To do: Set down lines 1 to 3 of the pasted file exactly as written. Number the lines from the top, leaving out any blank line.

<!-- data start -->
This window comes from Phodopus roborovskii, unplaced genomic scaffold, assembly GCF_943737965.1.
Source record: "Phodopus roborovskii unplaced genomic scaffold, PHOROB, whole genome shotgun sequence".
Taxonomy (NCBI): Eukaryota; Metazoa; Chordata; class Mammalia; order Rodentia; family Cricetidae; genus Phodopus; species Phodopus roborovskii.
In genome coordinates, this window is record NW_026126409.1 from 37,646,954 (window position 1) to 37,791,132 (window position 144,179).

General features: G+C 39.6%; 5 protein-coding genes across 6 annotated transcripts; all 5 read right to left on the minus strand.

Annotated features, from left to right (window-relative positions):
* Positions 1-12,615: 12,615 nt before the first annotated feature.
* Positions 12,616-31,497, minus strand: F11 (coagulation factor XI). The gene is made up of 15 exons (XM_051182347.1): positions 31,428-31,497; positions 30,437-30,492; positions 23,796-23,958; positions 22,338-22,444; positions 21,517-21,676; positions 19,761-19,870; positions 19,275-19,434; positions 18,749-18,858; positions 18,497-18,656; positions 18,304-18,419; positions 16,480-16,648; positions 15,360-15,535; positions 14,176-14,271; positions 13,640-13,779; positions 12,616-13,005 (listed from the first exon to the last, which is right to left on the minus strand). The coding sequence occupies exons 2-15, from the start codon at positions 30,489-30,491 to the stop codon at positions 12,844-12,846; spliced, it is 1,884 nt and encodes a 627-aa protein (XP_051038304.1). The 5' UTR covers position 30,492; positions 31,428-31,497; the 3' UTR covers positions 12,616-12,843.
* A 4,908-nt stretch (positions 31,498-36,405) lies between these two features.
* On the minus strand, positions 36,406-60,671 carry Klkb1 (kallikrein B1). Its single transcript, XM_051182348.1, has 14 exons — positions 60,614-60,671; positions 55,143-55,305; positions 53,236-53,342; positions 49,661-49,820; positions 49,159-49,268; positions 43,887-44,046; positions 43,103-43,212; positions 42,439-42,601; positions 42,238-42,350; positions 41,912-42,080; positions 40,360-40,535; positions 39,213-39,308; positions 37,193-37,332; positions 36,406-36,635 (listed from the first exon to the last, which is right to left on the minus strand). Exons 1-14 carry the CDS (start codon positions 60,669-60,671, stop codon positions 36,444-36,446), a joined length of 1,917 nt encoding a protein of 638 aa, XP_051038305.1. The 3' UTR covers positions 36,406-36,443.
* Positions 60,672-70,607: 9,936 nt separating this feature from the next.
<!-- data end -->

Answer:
This window comes from Phodopus roborovskii, unplaced genomic scaffold, assembly GCF_943737965.1.
Source record: "Phodopus roborovskii unplaced genomic scaffold, PHOROB, whole genome shotgun sequence".
Taxonomy (NCBI): Eukaryota; Metazoa; Chordata; class Mammalia; order Rodentia; family Cricetidae; genus Phodopus; species Phodopus roborovskii.